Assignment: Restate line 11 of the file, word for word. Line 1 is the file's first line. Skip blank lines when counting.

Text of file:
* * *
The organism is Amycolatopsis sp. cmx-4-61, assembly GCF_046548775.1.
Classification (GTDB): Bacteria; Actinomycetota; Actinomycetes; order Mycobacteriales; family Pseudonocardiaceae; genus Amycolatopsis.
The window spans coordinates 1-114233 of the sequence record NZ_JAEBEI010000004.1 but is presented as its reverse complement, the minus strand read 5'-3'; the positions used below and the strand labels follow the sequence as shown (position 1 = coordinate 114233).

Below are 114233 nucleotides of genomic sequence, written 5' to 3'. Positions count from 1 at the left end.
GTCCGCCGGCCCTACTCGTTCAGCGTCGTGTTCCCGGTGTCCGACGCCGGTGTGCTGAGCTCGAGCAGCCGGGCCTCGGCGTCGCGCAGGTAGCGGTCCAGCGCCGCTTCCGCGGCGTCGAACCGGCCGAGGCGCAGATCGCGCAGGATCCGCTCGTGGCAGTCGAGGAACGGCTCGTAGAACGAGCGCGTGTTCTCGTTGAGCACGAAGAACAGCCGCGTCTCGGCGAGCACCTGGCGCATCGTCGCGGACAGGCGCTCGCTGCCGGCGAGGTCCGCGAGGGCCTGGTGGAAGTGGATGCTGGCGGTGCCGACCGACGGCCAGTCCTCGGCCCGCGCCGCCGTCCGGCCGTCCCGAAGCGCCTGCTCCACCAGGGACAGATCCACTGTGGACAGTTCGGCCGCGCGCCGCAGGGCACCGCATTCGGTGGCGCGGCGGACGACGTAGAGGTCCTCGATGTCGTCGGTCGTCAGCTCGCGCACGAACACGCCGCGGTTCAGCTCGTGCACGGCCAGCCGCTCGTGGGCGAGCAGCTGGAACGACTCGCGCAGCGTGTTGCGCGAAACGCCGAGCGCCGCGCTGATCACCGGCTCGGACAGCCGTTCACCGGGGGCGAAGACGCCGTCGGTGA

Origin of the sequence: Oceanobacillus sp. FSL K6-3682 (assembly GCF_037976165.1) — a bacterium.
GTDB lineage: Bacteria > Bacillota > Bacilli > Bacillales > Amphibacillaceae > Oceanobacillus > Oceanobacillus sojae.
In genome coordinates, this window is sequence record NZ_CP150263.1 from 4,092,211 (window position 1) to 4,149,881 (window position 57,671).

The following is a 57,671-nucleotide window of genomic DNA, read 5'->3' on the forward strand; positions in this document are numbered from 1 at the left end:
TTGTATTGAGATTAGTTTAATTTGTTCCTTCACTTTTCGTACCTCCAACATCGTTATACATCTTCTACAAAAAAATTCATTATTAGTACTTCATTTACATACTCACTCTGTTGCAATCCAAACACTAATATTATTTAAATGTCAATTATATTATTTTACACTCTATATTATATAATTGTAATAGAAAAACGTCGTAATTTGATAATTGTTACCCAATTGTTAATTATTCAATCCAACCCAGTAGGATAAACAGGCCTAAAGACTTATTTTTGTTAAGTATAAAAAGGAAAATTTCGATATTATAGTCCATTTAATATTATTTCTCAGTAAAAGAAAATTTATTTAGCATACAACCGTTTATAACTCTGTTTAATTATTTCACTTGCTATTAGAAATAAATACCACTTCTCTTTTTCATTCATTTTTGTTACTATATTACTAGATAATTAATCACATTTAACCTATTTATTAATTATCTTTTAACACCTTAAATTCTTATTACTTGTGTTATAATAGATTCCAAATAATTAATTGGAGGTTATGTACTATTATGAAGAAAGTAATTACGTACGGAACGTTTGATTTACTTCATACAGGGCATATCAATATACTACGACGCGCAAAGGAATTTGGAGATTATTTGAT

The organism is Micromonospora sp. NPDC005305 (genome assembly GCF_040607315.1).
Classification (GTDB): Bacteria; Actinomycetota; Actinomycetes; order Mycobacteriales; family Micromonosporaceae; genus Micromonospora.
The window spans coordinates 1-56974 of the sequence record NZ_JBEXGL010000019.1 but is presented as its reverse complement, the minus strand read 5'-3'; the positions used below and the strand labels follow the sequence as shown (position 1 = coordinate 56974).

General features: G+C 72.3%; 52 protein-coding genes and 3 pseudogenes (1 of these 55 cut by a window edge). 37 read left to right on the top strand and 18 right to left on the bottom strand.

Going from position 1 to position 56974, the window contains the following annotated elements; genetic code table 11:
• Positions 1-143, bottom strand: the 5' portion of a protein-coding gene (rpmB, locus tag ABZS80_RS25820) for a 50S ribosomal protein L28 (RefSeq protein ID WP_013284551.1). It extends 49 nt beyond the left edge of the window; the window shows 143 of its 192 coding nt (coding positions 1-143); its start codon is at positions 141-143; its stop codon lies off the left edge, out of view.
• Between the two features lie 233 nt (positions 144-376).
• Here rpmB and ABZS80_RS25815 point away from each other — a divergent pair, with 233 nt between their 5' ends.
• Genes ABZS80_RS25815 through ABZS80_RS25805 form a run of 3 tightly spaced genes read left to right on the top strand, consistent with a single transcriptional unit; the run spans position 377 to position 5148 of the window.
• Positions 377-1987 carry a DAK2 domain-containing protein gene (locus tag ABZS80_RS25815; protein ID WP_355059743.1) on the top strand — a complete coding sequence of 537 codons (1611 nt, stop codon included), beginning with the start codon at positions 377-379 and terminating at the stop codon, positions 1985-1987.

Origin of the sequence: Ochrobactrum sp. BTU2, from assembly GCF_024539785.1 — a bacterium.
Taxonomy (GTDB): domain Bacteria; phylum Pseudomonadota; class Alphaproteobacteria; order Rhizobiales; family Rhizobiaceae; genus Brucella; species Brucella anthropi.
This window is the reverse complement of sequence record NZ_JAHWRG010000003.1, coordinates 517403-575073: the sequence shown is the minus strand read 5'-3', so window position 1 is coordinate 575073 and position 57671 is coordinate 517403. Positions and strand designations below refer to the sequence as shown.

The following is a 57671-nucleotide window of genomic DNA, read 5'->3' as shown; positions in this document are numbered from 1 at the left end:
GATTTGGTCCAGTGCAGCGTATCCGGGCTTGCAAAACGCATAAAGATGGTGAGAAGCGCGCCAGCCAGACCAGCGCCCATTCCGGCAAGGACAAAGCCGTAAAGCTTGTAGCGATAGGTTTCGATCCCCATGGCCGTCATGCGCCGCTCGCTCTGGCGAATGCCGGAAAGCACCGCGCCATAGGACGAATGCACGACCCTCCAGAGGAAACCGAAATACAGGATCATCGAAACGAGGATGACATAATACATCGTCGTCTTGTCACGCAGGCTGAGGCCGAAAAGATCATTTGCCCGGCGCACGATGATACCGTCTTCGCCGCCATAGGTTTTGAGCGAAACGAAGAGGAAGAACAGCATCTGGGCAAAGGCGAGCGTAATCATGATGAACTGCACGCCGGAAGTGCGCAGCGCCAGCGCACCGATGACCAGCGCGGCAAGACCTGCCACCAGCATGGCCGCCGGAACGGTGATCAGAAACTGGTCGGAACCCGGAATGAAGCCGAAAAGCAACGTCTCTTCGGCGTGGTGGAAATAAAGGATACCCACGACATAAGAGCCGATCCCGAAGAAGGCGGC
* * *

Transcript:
The organism is Micromonospora sp. NPDC005305 (genome assembly GCF_040607315.1).